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Korean Circ J. 2010 Dec;40(12):645-50. doi: 10.4070/kcj.2010.40.12.645. Epub 2010 Dec 31.

N-Terminal Pro-B-type Natriuretic Peptide Levels in the Korean General Population.

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  • 1Division of Cardiology, Gachon University of Medicine and Science, Gil Medical Center, Incheon, Korea.

Abstract

BACKGROUND AND OBJECTIVES:

B-type natriuretic peptide (BNP) or N-terminal pro-BNP (NT-proBNP) levels may serve as a useful marker of cardiovascular risk for screening of the general population. We evaluated reference levels and distribution of NT-proBNP in the Korean general population based on a large cohort study.

SUBJECTS AND METHODS:

We included 1,518 adult subjects (ages 40-69) of a community-based cohort from the Korea Rural Genomic Cohort (KRGC) Study. Thorough biochemical and clinical data were recorded for all subjects. Levels of NT-proBNP from all participants were determined. In order to determine normal reference levels, subjects with factors known to influence NT-proBNP levels were excluded.

RESULTS:

The characteristics of the cohort are described below; subjects were 41.2% male, and the mean age was 54.8±8.4 years. The distribution of risk factors for cardiovascular disease in the cohort included hypertension (25%), left ventricular hypertrophy by electrocardiography (ECG-LVH) (15%), hypercholestolemia (4.5%), smoking (32%), diabetes (10.9%), history of coronary heart disease (4.9%), history of heart failure (0.9%), symptoms of heart failure (6.1%), elevated serum creatinine (≥1.5, 3.7%), and severe obesity (body mass index >30 kg/m(2), 4.6%). The levels of NT-proBNP of all subjects are shown below; the mean was 60.1±42.1, and the median was 36.5 pg/mL. In addition, the levels of NT-proBNP of normal subjects (which did not have any risk factors, n=224) are shown below; the mean was 40.8, and the median was 32.1 pg/mL. In normal subjects, the NT-proBNP level was slightly higher in females (25.7±24.8 vs. 46.9±35.4, p<0.001). NT-proBNP level increased with age in both the normal population and the total population. There were no significant differences in NT-proBNP levels in subjects who smoked, or had diabetes mellitus, hypertension or ECG-LVH. However, in subjects with a history of congestive heart failure (CHF) (58.5±103.29 vs. 213.8±258.8, p<0.005), elevated serum creatinine levels (≥1.5 mg/dL, 146.2±98.2 vs. 54.3±38.1, p<0.001), or who were older (≥60, 48.4 vs. 84.2±139.5 pg/mL, p<0.05), the BNP level was higher. In addition, patients with more than 3 risk factors for CHF had higher BNP levels (risk 0: 40.8±34.0, 1-2: 57.4±93.2, ≥3: 85.0±152.9 pg/mL). NT-proBNP levels were also related with age, sex, urine albumin, serum Cr, and high sensitivity C-reactive protein (p<0.05).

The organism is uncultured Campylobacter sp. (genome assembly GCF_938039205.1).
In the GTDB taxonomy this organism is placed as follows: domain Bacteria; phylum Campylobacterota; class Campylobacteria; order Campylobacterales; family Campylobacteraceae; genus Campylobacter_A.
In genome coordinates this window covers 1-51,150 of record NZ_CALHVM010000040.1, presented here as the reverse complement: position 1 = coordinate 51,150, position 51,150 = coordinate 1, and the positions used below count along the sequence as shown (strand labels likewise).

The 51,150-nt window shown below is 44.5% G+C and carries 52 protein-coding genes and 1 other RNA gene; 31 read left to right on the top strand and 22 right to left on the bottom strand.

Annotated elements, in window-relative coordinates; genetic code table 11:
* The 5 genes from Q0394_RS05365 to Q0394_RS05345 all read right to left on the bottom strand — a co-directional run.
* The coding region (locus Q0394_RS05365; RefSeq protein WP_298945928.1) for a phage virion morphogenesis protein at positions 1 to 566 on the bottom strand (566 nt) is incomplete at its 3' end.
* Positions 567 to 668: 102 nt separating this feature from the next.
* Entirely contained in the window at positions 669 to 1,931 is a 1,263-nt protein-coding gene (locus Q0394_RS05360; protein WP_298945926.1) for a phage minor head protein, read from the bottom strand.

CONCLUSION:

We determined the reference value and distribution of NT-proBNP in the Korean adult general population. We also found that adjustments for the independent effects of age, sex and renal function appear necessary when determining cardiac risk based on proBNP levels.

KEYWORDS:

Cohort studies; Natriuretic peptides; Population surveillance; Reference values

PMID:
21267387
[PubMed]
PMCID:
PMC3025338
Free PMC Article
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